EU: Eurozone recession to be worse, rebound slower
BRUSSELS (AP) — Europe’s economy is still reeling and unemployment could remain high for years despite the progress made in solving the debt crisis, the European Union warned Wednesday, as it downgraded next year’s forecasts for the 27-country bloc.
The European Commission, the executive arm of the EU, on Wednesday revised down its forecast for the region’s gross domestic product, which it now expects to grow by just 0.4 percent in 2013, compared to its expectations this spring of 1.3 percent growth.
The commission had previously expected the 17 countries that use the euro to find its footing next year, with 1 percent growth. Now it predicts only a 0.1 percent uptick.
The report also suggests that unemployment won’t start falling until 2014 — and then only slightly.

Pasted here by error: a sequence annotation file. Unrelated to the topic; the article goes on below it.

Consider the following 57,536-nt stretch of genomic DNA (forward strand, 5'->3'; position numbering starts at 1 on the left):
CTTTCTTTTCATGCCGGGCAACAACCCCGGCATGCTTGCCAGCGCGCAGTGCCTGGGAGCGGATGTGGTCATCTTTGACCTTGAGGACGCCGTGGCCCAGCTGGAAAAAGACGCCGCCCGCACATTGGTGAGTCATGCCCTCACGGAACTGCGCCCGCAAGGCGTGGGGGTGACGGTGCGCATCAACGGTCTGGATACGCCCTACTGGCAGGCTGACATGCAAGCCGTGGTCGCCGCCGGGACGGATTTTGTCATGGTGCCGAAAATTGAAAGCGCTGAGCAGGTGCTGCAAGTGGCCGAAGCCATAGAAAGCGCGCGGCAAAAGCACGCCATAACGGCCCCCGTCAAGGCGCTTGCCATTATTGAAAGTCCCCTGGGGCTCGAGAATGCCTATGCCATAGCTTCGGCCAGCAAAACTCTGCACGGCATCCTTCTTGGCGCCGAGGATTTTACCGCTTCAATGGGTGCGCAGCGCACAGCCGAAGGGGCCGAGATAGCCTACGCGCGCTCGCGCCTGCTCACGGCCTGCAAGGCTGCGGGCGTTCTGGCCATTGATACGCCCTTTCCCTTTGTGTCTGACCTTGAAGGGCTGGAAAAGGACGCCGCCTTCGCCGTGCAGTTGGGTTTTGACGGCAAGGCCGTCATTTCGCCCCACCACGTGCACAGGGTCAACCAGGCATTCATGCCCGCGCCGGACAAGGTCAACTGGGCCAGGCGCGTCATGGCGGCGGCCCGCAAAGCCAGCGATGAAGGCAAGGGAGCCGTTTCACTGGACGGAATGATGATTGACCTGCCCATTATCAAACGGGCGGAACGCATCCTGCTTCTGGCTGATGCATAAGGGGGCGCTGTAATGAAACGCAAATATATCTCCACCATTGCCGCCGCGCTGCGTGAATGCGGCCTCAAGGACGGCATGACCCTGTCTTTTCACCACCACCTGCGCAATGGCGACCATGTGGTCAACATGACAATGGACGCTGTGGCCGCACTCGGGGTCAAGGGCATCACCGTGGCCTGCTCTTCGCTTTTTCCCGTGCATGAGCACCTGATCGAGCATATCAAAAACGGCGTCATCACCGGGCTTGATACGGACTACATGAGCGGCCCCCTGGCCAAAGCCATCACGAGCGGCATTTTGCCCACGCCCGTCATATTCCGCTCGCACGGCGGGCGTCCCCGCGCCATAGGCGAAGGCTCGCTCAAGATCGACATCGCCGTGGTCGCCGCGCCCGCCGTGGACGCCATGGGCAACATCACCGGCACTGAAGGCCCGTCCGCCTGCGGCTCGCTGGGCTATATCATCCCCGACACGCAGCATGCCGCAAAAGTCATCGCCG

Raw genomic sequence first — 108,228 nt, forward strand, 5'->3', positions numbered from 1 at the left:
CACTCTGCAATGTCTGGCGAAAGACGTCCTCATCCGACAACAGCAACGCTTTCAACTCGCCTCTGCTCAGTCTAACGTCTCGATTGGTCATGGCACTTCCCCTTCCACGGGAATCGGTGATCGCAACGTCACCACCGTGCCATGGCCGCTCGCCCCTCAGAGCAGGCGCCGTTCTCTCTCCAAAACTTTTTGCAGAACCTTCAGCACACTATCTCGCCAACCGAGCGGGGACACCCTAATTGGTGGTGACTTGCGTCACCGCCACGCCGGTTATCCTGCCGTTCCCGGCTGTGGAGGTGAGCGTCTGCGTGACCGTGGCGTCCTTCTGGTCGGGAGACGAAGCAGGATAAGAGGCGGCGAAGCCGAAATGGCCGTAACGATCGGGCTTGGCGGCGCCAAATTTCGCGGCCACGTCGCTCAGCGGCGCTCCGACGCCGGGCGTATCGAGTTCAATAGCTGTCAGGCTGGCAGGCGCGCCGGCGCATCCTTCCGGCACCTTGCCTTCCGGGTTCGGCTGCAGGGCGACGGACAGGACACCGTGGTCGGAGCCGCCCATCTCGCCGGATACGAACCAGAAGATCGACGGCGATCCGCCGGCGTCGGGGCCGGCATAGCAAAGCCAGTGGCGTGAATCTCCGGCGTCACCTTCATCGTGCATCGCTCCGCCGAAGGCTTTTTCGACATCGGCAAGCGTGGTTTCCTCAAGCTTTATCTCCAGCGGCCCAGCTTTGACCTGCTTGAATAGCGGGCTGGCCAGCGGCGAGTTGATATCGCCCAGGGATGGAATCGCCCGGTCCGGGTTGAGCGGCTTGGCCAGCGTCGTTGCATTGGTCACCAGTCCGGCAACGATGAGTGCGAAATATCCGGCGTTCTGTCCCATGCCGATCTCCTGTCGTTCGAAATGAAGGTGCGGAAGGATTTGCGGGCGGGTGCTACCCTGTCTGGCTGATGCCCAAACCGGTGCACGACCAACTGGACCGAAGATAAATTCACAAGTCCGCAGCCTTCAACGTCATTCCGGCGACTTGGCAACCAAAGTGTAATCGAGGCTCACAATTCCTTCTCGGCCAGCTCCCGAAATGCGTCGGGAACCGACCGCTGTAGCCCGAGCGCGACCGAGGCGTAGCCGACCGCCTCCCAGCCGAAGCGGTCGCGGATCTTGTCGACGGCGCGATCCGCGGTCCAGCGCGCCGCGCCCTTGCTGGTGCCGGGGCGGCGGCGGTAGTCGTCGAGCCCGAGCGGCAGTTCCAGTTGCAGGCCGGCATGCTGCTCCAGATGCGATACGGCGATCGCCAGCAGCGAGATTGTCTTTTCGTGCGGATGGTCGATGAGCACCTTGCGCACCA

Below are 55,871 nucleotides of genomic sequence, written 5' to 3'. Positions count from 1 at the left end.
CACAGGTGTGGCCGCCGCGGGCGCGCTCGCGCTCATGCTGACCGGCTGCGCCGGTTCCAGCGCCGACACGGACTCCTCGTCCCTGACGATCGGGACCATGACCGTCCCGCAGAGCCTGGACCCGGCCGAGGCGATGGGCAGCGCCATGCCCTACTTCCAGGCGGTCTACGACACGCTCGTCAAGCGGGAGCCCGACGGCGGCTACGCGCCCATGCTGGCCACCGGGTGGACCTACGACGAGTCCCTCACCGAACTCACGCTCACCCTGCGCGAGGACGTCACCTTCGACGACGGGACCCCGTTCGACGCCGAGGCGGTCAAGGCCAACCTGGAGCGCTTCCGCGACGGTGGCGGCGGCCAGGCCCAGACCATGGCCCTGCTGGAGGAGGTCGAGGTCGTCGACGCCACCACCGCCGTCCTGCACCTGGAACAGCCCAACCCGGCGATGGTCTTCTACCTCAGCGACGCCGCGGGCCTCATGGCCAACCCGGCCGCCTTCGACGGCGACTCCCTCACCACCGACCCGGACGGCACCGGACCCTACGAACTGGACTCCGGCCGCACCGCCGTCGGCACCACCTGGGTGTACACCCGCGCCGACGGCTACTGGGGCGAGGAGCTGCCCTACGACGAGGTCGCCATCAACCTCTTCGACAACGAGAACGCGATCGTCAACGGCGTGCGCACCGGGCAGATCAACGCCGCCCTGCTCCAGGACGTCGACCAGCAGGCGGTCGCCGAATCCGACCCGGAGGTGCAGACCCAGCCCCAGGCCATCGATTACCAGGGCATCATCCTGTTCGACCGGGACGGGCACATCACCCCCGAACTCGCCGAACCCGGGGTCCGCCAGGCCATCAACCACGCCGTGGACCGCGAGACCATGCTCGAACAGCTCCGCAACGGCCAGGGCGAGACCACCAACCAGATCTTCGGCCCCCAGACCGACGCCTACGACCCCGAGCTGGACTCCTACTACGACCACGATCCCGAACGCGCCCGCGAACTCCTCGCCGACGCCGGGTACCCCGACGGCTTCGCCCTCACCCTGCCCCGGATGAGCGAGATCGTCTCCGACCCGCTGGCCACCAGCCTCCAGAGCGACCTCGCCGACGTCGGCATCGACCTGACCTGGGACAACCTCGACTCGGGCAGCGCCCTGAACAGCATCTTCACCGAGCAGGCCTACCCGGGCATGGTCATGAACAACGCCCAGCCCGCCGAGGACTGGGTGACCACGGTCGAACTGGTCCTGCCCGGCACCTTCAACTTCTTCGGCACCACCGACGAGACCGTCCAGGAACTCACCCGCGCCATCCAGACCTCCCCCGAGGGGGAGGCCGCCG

‘‘Europe is going through a difficult process of macroeconomic rebalancing and adjustment, which will last for some time still,’’ Olli Rehn, the EU’s economic and monetary affairs commissioner, told reporters. ‘‘Market stress has been reduced but there is certainly no room for complacency.’’
The downbeat forecast helped erase an initial euphoria in markets over President Barack Obama’s re-election
, with France’s CAC-40 stock index and the DAX in Germany both down 1.5 percent in afternoon trading Wednesday.